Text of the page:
Review: Sweet Bean Paste by Durian Sukegawa

Sweet-Bean-Paste-cover Sweet Bean Paste [2013/2017] – ★★★★★

The aroma seemed to leap up at him, as if it were alive, racing through his nose to the back of his head. Unlike the ready-made paste, this was the smell of fresh, living beans. It had depth. It had life. A mellow, sweet taste unfurled inside Sentaro’s mouth” [Sukegawa/Watts, 2013: 33].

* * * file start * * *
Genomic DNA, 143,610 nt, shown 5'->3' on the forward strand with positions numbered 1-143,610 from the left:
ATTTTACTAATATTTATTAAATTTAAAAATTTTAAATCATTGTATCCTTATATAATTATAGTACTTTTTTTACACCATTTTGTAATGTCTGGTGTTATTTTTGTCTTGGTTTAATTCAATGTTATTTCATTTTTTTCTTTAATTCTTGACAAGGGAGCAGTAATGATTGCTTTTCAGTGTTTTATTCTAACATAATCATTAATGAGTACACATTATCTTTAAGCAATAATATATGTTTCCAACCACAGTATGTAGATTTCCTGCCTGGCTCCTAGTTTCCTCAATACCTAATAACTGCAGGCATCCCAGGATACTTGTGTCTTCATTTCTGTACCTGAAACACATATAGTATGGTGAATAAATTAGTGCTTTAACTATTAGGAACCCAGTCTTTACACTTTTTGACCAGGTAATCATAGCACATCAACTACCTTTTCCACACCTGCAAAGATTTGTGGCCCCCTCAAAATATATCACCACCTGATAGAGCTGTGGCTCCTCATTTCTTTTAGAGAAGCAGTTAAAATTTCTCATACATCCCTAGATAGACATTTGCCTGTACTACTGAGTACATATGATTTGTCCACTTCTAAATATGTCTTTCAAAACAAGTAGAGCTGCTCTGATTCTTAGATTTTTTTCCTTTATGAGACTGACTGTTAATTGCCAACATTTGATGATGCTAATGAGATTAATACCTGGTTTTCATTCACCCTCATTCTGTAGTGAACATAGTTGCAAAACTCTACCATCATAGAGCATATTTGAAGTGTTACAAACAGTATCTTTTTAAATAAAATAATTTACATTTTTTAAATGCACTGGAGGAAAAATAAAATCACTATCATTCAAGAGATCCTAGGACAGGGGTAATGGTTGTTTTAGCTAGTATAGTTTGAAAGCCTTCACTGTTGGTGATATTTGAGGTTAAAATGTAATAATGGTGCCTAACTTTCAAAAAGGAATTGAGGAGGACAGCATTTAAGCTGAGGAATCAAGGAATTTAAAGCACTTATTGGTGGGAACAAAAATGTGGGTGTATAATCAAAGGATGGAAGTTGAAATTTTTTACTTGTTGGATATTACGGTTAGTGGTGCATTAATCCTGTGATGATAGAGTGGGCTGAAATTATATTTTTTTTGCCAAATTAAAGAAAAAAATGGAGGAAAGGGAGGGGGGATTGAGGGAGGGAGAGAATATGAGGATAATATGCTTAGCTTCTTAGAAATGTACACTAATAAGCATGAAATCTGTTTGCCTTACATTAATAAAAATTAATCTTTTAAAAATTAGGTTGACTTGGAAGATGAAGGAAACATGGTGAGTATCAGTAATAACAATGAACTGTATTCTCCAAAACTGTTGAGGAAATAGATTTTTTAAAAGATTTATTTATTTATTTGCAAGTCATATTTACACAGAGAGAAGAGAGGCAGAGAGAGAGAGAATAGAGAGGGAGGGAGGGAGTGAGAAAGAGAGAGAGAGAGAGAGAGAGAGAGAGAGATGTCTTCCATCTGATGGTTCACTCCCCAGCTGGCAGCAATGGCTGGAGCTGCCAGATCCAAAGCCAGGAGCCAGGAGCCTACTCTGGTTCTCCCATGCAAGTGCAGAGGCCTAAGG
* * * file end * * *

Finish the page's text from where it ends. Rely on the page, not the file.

This book, translated from the Japanese by Alison Watts (see also the movie trailer here), tells a story of Sentaro, a middle aged man who spends his time unenthusiastically selling dorayaki, a kind of pancake filled with sweet bean paste, to customers at the Doraharu shop, while consuming alcoholic drinks in his spare time. When an elderly woman Tokue approaches his shop and asks to work there, Sentaro first thinks it is a joke. However, Sentaro also tastes the bean paste cooked by Tokue and he is amazed by the flavours she can produce. What follows is a touching human story filled with the passion for food and the importance of appreciating small pleasures in life. Sweet Bean Paste is also so much more than a book about Japanese culinary delights and culture. It is a quietly beautiful book with the message of coming to terms with history, accepting people and recognising their talents no matter how small they may appear. Each person can contribute something to this world if others are willing to listen, learn and accept. 

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